Beloit, WI — Kerry, the world’s leading taste and nutrition company, has announced that it had released Acryleast™ Pro, the advanced iteration of the company’s signature acrylamide-reducing non-GMO (non-genetically modified) yeast, Acryleast™. This second generation of Acryleast, which is available in North America, is the only organic-suitable baker’s yeast that effectively reduces the levels of acrylamide in a wide range of manufactured and organic food products by up to 90%. It delivers 2.2 times more enzyme activity than the first-generation product, meaning that it is much more effective and cost efficient in lower doses.
Acrylamide is a long-confirmed neurotoxin found to form in a large range of carbohydrate-rich foods that are heated and cooked (baked, fried, toasted, roasted, etc.) at temperatures above 120°C or 248°F. Government food safety and health regulators worldwide are increasingly concerned about their citizens’ daily exposure to acrylamide in foods and are enacting more stringent benchmarks and allowable limits designed to reduce exposure by the general population to this neurotoxin and IARC Group 2A probable carcinogen.
Kerry’s latest solution is an advanced yeast product that is clean label friendly. It has no impact on taste or texture, and is highly versatile, requiring little to no change in the manufacturing process. Acryleast Pro’s core applications include children’s biscuits* and snacks; baby food*; crackers; breads such as toast, rolls and burger buns; fine bakery and crispbread; and soft tortillas, among many others. It is now available to assist food manufacturers seeking to reduce the presence of acrylamide in many common food products consumed by both adults and children.
Commenting on the new product release, Daniel Mendoza, Business Development Director Enzymes North America, Kerry, said: “Acryleast is already a proven, acrylamide-reducing clean label solution for food manufacturers, and the second-generation Acryleast Pro has now raised the bar even higher by being more than twice as powerful as the original product. It impressively delivers up to 90% reductions in acrylamide at a lower, more cost-effective dose rate. Food manufacturers are under rising pressure from governments and consumers groups to lower the amount of acrylamide created in their products. Acryleast Pro is now the best, most consistent solution to address this important food industry safety problem without disrupting either the manufacturing process or the ability to offer a clean label. We look forward to partnering with our customer to create new, great-tasting products using this technology.”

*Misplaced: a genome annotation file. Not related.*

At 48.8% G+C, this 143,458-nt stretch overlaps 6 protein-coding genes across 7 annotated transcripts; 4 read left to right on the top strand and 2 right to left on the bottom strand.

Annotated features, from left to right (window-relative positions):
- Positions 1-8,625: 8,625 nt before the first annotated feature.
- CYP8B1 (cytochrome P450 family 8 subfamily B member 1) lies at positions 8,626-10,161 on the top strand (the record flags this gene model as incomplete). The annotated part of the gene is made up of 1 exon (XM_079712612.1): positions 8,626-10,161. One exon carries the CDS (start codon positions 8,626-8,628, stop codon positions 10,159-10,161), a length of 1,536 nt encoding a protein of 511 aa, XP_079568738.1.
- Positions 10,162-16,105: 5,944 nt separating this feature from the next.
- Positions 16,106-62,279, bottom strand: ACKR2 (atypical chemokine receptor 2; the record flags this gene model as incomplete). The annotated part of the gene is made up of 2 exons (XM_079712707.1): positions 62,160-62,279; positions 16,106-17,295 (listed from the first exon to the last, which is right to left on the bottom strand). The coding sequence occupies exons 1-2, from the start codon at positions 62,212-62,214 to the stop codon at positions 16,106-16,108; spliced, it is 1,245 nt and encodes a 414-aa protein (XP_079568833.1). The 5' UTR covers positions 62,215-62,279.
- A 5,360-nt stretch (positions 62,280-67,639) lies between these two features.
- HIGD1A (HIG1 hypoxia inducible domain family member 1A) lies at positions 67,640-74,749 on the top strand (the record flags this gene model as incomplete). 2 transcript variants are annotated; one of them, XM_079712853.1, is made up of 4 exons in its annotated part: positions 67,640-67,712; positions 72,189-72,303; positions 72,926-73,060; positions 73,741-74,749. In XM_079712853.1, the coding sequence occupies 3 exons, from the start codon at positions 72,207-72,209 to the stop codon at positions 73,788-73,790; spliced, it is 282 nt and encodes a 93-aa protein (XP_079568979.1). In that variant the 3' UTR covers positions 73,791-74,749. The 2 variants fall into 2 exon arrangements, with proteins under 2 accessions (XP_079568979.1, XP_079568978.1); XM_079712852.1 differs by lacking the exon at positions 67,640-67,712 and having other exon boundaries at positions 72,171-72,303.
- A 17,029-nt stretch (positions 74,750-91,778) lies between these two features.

*subject to regulations in the country of use.
Organic suitable in the US
Acryleast Pro is the only organic-suitable, fully non-GMO acrylamide-reducing yeast for the US. As a result, it can be used as a processing aid in the production of organic foods such as biscuits, baked goods, crackers, bread and many others without affecting the product’s existing organic status. In the US, the product is organic suitable and its use allows for clean labeling, as it can be listed on the ingredients label simply as “yeast.” Acryleast Pro information can be found here.
What is acrylamide?
First discovered in foods in 2002 but used carefully as an industrial compound for decades previous to that, acrylamide is a long-confirmed neurotoxin and probable/potential carcinogen found to form in a large range of carbohydrate-rich foods that are heated and cooked (baked, fried, toasted, roasted, etc.) at temperatures above 120°C or 248°F. What occurs is that traditional manufacturing or home cooking above these temperatures causes a protein called asparagine—naturally present in many carbohydrate-rich foodstuffs (potatoes, rice, wheat, etc.)—to convert to acrylamide. The longer the cooking process extends, the more acrylamide is produced until all the asparagine is exhausted. Acryleast Pro’s yeast rapidly degrades asparagine in the product’s pre-mix prior to the start of cooking; this reduces the volume of asparagine available in the final mix that could otherwise be converted to acrylamide during the cooking process.